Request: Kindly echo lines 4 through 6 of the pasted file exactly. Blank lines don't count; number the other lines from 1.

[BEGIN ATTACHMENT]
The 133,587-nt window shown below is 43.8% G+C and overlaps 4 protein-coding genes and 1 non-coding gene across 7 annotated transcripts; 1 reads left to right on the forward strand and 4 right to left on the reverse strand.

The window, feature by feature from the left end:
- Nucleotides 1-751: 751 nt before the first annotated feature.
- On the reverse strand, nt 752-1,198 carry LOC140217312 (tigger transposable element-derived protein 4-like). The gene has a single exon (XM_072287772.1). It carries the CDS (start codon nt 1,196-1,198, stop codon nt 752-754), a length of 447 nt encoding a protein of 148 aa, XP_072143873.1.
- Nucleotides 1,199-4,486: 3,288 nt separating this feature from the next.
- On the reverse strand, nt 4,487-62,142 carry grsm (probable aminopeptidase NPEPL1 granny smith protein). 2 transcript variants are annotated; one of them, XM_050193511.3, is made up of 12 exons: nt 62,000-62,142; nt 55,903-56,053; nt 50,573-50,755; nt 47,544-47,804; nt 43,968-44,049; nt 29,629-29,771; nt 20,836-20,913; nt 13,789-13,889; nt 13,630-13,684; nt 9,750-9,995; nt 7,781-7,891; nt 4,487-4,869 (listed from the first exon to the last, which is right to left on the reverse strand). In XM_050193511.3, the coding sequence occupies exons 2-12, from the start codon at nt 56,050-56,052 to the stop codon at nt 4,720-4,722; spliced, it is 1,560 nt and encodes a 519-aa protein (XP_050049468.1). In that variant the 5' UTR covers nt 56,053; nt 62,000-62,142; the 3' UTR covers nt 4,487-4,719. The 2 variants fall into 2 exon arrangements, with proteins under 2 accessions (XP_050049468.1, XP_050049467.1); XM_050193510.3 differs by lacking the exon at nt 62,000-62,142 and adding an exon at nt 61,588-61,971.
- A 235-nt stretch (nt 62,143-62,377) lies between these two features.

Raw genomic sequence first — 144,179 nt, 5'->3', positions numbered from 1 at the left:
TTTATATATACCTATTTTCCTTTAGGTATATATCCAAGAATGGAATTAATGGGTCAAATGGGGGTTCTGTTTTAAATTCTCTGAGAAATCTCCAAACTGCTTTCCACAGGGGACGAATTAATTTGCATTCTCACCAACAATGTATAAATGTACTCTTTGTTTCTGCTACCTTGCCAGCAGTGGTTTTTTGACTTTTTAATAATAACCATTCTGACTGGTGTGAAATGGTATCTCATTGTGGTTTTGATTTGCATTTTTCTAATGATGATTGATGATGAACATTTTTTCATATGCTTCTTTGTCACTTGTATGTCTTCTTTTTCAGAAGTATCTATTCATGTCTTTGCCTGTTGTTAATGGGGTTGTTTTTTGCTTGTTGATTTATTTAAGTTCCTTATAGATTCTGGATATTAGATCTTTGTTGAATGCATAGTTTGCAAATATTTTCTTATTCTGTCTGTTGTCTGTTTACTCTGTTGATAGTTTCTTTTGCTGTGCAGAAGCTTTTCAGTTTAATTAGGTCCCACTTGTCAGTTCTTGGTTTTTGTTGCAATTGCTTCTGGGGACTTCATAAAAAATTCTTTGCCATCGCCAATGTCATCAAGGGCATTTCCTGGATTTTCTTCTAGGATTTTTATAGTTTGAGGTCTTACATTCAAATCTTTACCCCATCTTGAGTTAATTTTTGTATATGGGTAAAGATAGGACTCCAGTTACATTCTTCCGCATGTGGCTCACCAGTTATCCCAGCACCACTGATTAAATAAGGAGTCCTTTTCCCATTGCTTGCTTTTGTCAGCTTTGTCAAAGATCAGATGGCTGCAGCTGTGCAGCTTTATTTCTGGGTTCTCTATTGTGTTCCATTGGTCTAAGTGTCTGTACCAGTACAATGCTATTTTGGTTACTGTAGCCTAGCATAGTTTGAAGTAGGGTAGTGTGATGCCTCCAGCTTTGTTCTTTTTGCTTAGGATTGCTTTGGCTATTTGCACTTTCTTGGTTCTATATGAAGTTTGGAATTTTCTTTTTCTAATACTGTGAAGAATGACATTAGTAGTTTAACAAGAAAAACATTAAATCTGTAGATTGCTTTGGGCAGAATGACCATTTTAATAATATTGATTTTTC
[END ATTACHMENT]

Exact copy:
- On the reverse strand, nt 752-1,198 carry LOC140217312 (tigger transposable element-derived protein 4-like). The gene has a single exon (XM_072287772.1). It carries the CDS (start codon nt 1,196-1,198, stop codon nt 752-754), a length of 447 nt encoding a protein of 148 aa, XP_072143873.1.
- Nucleotides 1,199-4,486: 3,288 nt separating this feature from the next.
- On the reverse strand, nt 4,487-62,142 carry grsm (probable aminopeptidase NPEPL1 granny smith protein). 2 transcript variants are annotated; one of them, XM_050193511.3, is made up of 12 exons: nt 62,000-62,142; nt 55,903-56,053; nt 50,573-50,755; nt 47,544-47,804; nt 43,968-44,049; nt 29,629-29,771; nt 20,836-20,913; nt 13,789-13,889; nt 13,630-13,684; nt 9,750-9,995; nt 7,781-7,891; nt 4,487-4,869 (listed from the first exon to the last, which is right to left on the reverse strand). In XM_050193511.3, the coding sequence occupies exons 2-12, from the start codon at nt 56,050-56,052 to the stop codon at nt 4,720-4,722; spliced, it is 1,560 nt and encodes a 519-aa protein (XP_050049468.1). In that variant the 5' UTR covers nt 56,053; nt 62,000-62,142; the 3' UTR covers nt 4,487-4,719. The 2 variants fall into 2 exon arrangements, with proteins under 2 accessions (XP_050049468.1, XP_050049467.1); XM_050193510.3 differs by lacking the exon at nt 62,000-62,142 and adding an exon at nt 61,588-61,971.